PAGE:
Lincolnshire trust to ban smoking in alignment with NICE guidance
An NHS Trust is set to become a completely smoke free organisation from the end of June
An NHS Trust is set to become a completely smoke free organisation from the end of June.
Patients and visitor will no longer be able to smoke cigarettes or other tobacco products at any Lincolnshire Partnership NHS Foundation Trust (LPFT) site.
The move, which is being led by consultant nurse Paul Barrett, comes as the trust aims to tackle smoking culture in mental health services across the country.
He said: “A smoke free environment will help to create a healthier place for patients, staff and all visitors to the Trust.
“We want our patients and staff to enjoy the best possible health and there is lots of support available to help them through the change – whether they wish to stop smoking for good or for the duration of their stay with us.”
Research has shown that people with mental health problems are more likely to smoke, and more heavily than others, resulting in poorer physical health and lower life expectancy.
The National Institute for Health and Care Excellence (NICE) advises that all hospital site, including mental health hospitals, should be smoke free.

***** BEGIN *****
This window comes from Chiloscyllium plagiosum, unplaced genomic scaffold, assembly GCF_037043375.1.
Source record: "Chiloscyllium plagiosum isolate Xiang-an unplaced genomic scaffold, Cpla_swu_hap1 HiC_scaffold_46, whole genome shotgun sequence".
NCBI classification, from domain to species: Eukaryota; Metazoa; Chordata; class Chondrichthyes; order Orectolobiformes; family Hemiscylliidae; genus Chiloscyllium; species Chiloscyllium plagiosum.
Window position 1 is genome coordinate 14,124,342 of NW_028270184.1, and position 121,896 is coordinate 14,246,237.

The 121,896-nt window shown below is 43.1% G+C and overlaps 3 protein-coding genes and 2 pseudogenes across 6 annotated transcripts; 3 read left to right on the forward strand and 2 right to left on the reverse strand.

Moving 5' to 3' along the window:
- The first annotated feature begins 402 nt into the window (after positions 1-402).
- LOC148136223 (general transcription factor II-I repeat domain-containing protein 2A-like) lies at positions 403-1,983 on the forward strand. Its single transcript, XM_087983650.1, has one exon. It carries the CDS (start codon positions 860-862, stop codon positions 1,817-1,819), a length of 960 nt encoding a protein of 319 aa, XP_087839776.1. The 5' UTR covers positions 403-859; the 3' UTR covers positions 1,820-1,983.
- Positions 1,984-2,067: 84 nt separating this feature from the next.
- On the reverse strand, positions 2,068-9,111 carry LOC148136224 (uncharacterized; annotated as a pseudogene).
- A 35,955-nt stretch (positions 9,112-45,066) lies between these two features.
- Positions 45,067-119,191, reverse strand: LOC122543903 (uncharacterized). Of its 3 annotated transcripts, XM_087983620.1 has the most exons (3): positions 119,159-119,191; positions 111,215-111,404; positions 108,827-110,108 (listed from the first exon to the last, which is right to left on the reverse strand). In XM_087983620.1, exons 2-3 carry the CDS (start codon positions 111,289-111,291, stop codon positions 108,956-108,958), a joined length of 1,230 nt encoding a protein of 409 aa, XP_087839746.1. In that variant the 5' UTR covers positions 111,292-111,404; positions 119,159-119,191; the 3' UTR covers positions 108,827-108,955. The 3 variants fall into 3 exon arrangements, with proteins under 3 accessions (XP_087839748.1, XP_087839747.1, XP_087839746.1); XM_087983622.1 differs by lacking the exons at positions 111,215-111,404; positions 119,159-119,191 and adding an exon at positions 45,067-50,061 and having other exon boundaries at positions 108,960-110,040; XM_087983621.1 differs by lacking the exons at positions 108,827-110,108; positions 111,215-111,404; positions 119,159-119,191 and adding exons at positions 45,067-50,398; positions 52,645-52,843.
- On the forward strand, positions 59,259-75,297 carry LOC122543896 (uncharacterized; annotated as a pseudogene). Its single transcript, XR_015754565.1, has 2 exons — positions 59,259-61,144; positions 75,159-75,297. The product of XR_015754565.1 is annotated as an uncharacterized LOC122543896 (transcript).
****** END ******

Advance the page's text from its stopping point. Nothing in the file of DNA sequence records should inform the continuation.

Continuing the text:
Patients admitted to inpatient wards will be supported to not smoke during their stay and some staff are currently enrolled in bespoke smoking cessation training.
However, e-cigarettes will be permitted in some outdoor areas.
Ian Jerams, trust director of operations, said: “We recognise that preventing smoking on our premises will be a challenge for both patients and staff, that’s why we will be doing all we can to support people in their attempts to quit,” he said.
“Currently our inpatient nurses devote a lot of their time to escorting patients to designated smoking areas and we’d like this time to be spent on providing therapeutic activities.
“Help will include nicotine replacement therapy and behavioural support, and basic advice and signposting to other support will also be offered.
“In addition to this, a group of staff who work with inpatients have been trained to deliver more intensive smoking cessation support.”